AHS receives major donation of an animal ambulance to help even more pets

The Arizona Humane Society has a new tool to rescue dogs and cats – an animal ambulance.

It was bought with a $100,000 donation for emergency animal medical technicians (EAMT) who say their goal is to save lives.

"It's very rewarding. This is my dream job," Kiara Johnson Wilson, an EAMT, said. "I couldn't see myself doing anything else."

Being efficient when saving as many lives as possible is key.

"We definitely need more trucks, we need more people on the road, the work volume is definitely more," she said.

That's why they really needed this ambulance. The money was donated in memory of local media personality, Bill Austin, who passed away from bladder cancer.

"Last year, more than 7,400 sick and injured animals were brought in through AHS’ EAMT™ program while AHS Animal Cruelty Investigators performed more than 8,100 cruelty investigations. Thanks to the new "Austin" pet ambulance, AHS will have the ability to help more than approximately 4,300 additional sick, injured and abused pets in our community each year," AHS said in a news release.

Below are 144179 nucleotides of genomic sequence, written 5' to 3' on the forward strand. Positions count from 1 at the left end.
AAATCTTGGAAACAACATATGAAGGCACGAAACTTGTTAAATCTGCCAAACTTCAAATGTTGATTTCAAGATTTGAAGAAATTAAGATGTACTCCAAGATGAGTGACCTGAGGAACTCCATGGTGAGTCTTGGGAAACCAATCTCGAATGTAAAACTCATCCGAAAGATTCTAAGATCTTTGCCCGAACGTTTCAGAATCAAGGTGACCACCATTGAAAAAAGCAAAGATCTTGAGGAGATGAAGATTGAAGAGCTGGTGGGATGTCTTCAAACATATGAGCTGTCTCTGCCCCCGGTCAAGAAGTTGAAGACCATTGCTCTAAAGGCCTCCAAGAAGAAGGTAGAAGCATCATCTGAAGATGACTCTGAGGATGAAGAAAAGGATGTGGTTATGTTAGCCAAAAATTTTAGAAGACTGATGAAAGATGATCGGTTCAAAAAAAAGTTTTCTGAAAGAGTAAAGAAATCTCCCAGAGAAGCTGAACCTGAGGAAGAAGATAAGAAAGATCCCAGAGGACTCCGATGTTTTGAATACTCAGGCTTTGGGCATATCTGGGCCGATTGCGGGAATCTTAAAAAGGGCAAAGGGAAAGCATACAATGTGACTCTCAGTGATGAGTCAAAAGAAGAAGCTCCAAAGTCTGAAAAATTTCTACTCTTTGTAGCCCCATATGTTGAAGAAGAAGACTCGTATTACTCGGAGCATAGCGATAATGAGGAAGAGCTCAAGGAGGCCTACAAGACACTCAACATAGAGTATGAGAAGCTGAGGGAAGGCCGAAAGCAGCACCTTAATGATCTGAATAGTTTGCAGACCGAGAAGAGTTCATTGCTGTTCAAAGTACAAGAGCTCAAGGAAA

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Emergency animal medical technician ambulance for Arizona Humane Society

"Our EAMTs and our cruelty investigators are out 365 days a year. Being able to have this state of the art beautiful truck on the road, we're going to be able to impact up to potentially thousands more pets in the Valley," Kelsey Dickerson, spokesperson for AHS, said.

"The reason we are very proud of this truck, it is lifted a little more, so we can take it more places. It's got a lot of power and the kennels we have added to the back are a little deeper," Andy Gallo, an EAMT, said.

Gallo says the stuff they see out in the field is tough to talk about.

"We deal with everything. We deal with hoards, which kind of seems to be one of our biggest ones right now," he explained.

But knowing they're making a difference, giving these animals a better life, is what keeps them going.

"Horrific situations, then we can see where they end up. The situation itself we don't necessarily like to talk about, some we can't talk about, but once we see the outcome a few days down the road, a week down the road, a month down the road, it makes everything worth it, everything worth it," Gallo said.